Further Alignments during the Design Process
The scenes are presented in stills. Like this I don’t force the viewer to look at a certain spot. Then it would be like a common animation, with one focus point at a time. It shall more feel like in a normal room – where the viewer can find rest and have the power to look around when he wants.
Also in my tests, I encountered that people feel as if they would miss something, when there is something moving in the room as well, and thus they get stressed. And one of the primary intentions is that the viewer gets a positive experience!
Also, with changing stills, it feels as if the room would remain, after you leave it. This gives a more realistic impression, as if there is one motion/happening that seems extraordinary. It also supports the house/museum structure, where all the different scenes can coexist next to each other.
The illustration style is strongly connected with this character. The blotchiness gives it a painted character.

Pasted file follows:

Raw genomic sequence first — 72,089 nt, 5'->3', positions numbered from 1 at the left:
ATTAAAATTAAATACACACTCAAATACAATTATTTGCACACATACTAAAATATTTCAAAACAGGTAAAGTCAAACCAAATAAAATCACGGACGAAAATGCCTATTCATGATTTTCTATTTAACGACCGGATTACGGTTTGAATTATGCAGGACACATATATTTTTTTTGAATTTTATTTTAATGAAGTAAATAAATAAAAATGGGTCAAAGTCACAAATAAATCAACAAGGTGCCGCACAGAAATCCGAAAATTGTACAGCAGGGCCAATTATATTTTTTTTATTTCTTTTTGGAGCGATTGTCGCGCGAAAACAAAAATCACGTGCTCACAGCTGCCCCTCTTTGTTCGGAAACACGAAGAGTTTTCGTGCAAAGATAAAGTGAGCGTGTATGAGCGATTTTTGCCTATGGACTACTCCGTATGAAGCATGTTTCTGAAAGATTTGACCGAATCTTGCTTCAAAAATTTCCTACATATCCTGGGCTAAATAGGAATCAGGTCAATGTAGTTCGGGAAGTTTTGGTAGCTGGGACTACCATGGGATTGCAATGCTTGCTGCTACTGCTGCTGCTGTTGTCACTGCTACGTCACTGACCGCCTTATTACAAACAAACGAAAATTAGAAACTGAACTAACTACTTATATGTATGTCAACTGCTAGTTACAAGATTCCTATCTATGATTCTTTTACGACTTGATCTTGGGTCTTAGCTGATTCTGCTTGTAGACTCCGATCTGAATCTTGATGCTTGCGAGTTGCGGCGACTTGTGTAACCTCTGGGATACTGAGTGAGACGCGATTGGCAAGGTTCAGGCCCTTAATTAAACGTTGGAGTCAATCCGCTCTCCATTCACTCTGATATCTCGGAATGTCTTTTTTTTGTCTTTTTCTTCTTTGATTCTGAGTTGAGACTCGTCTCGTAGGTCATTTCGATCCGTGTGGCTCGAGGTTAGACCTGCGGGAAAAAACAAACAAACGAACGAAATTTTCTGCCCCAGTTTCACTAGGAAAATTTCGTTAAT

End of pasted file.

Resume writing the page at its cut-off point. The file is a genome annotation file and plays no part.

Nevertheless, the VR-presentation needs a certain dynamic, next to the viewer’s head turning option. So, I created a time-based experience. The long but limited “times” for each room give it a teaser-character, a certain tension. The colours are luminous and get even more vibrant with the development into a lively complex.
The changing pictures plus sound transport my cultural message: “The heart developed from a holy centred subject to a generally enchanted but still inspirational object.”
Moreover, the practical research about dynamics and voice over brought the result, that every scene needs a clear statement/title: Hence, I narrowed the voice over down to three short sentences at most. Also, they mark the transition between the different scenes, which otherwise wouldn’t have a beginning or end. They use and bridge the empty space and then the viewer has time to look around again.
A light story is explained, the development of the heart in different cultural relationships. It is delimited through the entrance and exit shot of the heart building. It gives the viewer the opportunity to see a wealth of different impressions, without having to deal with an artificial steering or interactivity.
Through the time-based character and the room changes that the viewer can’t influence, he is dragged into a story. Also, like I saw in my tests, most people are already busy enough with looking around and primarily want to enjoy the look around.